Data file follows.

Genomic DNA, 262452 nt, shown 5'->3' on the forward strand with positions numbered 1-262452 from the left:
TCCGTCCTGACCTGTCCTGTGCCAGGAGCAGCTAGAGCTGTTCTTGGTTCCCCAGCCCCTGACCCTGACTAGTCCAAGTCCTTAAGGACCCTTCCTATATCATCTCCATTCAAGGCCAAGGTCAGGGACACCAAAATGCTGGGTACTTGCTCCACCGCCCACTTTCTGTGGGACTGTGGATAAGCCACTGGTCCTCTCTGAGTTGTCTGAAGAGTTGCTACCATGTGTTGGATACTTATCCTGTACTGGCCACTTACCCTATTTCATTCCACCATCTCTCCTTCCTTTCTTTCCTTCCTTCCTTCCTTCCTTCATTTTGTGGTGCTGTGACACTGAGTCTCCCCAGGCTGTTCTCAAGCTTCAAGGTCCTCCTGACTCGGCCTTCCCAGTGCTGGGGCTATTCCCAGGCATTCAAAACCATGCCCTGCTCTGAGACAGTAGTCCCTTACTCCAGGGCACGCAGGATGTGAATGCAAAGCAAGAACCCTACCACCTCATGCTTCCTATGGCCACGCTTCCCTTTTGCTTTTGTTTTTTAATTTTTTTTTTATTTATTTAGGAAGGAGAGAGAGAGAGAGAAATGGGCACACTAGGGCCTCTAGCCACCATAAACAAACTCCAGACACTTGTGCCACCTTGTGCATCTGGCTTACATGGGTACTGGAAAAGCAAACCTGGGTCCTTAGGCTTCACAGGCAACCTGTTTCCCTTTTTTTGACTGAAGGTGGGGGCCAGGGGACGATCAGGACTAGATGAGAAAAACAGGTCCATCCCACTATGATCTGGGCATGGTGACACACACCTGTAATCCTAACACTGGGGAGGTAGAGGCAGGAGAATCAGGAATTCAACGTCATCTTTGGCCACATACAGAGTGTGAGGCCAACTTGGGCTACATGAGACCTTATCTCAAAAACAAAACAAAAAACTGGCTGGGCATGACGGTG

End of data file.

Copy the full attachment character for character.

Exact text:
Genomic DNA, 262452 nt, shown 5'->3' on the forward strand with positions numbered 1-262452 from the left:
TCCGTCCTGACCTGTCCTGTGCCAGGAGCAGCTAGAGCTGTTCTTGGTTCCCCAGCCCCTGACCCTGACTAGTCCAAGTCCTTAAGGACCCTTCCTATATCATCTCCATTCAAGGCCAAGGTCAGGGACACCAAAATGCTGGGTACTTGCTCCACCGCCCACTTTCTGTGGGACTGTGGATAAGCCACTGGTCCTCTCTGAGTTGTCTGAAGAGTTGCTACCATGTGTTGGATACTTATCCTGTACTGGCCACTTACCCTATTTCATTCCACCATCTCTCCTTCCTTTCTTTCCTTCCTTCCTTCCTTCCTTCATTTTGTGGTGCTGTGACACTGAGTCTCCCCAGGCTGTTCTCAAGCTTCAAGGTCCTCCTGACTCGGCCTTCCCAGTGCTGGGGCTATTCCCAGGCATTCAAAACCATGCCCTGCTCTGAGACAGTAGTCCCTTACTCCAGGGCACGCAGGATGTGAATGCAAAGCAAGAACCCTACCACCTCATGCTTCCTATGGCCACGCTTCCCTTTTGCTTTTGTTTTTTAATTTTTTTTTTATTTATTTAGGAAGGAGAGAGAGAGAGAGAAATGGGCACACTAGGGCCTCTAGCCACCATAAACAAACTCCAGACACTTGTGCCACCTTGTGCATCTGGCTTACATGGGTACTGGAAAAGCAAACCTGGGTCCTTAGGCTTCACAGGCAACCTGTTTCCCTTTTTTTGACTGAAGGTGGGGGCCAGGGGACGATCAGGACTAGATGAGAAAAACAGGTCCATCCCACTATGATCTGGGCATGGTGACACACACCTGTAATCCTAACACTGGGGAGGTAGAGGCAGGAGAATCAGGAATTCAACGTCATCTTTGGCCACATACAGAGTGTGAGGCCAACTTGGGCTACATGAGACCTTATCTCAAAAACAAAACAAAAAACTGGCTGGGCATGACGGTG